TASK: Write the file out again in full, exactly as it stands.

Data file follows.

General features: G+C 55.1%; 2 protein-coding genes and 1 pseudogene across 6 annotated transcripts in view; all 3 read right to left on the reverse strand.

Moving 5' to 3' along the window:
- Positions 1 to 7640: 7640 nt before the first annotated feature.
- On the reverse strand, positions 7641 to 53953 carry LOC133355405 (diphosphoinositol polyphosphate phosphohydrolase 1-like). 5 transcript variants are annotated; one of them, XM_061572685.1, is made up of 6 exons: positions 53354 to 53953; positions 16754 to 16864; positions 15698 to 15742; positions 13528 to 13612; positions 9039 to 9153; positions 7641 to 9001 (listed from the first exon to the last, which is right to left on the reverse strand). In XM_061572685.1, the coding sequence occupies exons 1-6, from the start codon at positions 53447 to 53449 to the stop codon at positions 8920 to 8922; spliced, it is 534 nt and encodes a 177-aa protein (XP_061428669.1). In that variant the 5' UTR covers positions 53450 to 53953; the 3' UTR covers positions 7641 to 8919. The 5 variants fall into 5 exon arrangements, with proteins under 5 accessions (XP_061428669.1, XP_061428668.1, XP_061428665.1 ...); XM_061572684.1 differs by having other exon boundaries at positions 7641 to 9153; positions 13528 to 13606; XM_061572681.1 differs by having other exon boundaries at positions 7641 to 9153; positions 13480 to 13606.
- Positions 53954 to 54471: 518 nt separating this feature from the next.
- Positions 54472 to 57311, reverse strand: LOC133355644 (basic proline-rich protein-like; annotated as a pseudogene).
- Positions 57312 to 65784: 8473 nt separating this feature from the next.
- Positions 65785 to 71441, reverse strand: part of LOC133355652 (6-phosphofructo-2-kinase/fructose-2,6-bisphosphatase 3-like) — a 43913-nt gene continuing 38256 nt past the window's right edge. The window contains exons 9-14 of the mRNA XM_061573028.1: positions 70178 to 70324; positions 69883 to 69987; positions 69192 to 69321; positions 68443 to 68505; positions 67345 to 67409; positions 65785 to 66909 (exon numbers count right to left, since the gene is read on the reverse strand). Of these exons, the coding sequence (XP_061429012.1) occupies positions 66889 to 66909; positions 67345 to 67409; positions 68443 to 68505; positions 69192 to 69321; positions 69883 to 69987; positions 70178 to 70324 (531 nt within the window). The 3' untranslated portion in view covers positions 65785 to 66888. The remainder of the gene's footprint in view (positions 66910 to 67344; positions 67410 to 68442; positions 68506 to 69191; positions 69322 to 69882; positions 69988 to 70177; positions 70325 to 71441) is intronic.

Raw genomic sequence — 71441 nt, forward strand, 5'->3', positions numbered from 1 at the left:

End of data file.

General features: G+C 55.1%; 2 protein-coding genes and 1 pseudogene across 6 annotated transcripts in view; all 3 read right to left on the reverse strand.

Moving 5' to 3' along the window:
- Positions 1 to 7640: 7640 nt before the first annotated feature.
- On the reverse strand, positions 7641 to 53953 carry LOC133355405 (diphosphoinositol polyphosphate phosphohydrolase 1-like). 5 transcript variants are annotated; one of them, XM_061572685.1, is made up of 6 exons: positions 53354 to 53953; positions 16754 to 16864; positions 15698 to 15742; positions 13528 to 13612; positions 9039 to 9153; positions 7641 to 9001 (listed from the first exon to the last, which is right to left on the reverse strand). In XM_061572685.1, the coding sequence occupies exons 1-6, from the start codon at positions 53447 to 53449 to the stop codon at positions 8920 to 8922; spliced, it is 534 nt and encodes a 177-aa protein (XP_061428669.1). In that variant the 5' UTR covers positions 53450 to 53953; the 3' UTR covers positions 7641 to 8919. The 5 variants fall into 5 exon arrangements, with proteins under 5 accessions (XP_061428669.1, XP_061428668.1, XP_061428665.1 ...); XM_061572684.1 differs by having other exon boundaries at positions 7641 to 9153; positions 13528 to 13606; XM_061572681.1 differs by having other exon boundaries at positions 7641 to 9153; positions 13480 to 13606.
- Positions 53954 to 54471: 518 nt separating this feature from the next.
- Positions 54472 to 57311, reverse strand: LOC133355644 (basic proline-rich protein-like; annotated as a pseudogene).
- Positions 57312 to 65784: 8473 nt separating this feature from the next.
- Positions 65785 to 71441, reverse strand: part of LOC133355652 (6-phosphofructo-2-kinase/fructose-2,6-bisphosphatase 3-like) — a 43913-nt gene continuing 38256 nt past the window's right edge. The window contains exons 9-14 of the mRNA XM_061573028.1: positions 70178 to 70324; positions 69883 to 69987; positions 69192 to 69321; positions 68443 to 68505; positions 67345 to 67409; positions 65785 to 66909 (exon numbers count right to left, since the gene is read on the reverse strand). Of these exons, the coding sequence (XP_061429012.1) occupies positions 66889 to 66909; positions 67345 to 67409; positions 68443 to 68505; positions 69192 to 69321; positions 69883 to 69987; positions 70178 to 70324 (531 nt within the window). The 3' untranslated portion in view covers positions 65785 to 66888. The remainder of the gene's footprint in view (positions 66910 to 67344; positions 67410 to 68442; positions 68506 to 69191; positions 69322 to 69882; positions 69988 to 70177; positions 70325 to 71441) is intronic.

Raw genomic sequence — 71441 nt, forward strand, 5'->3', positions numbered from 1 at the left: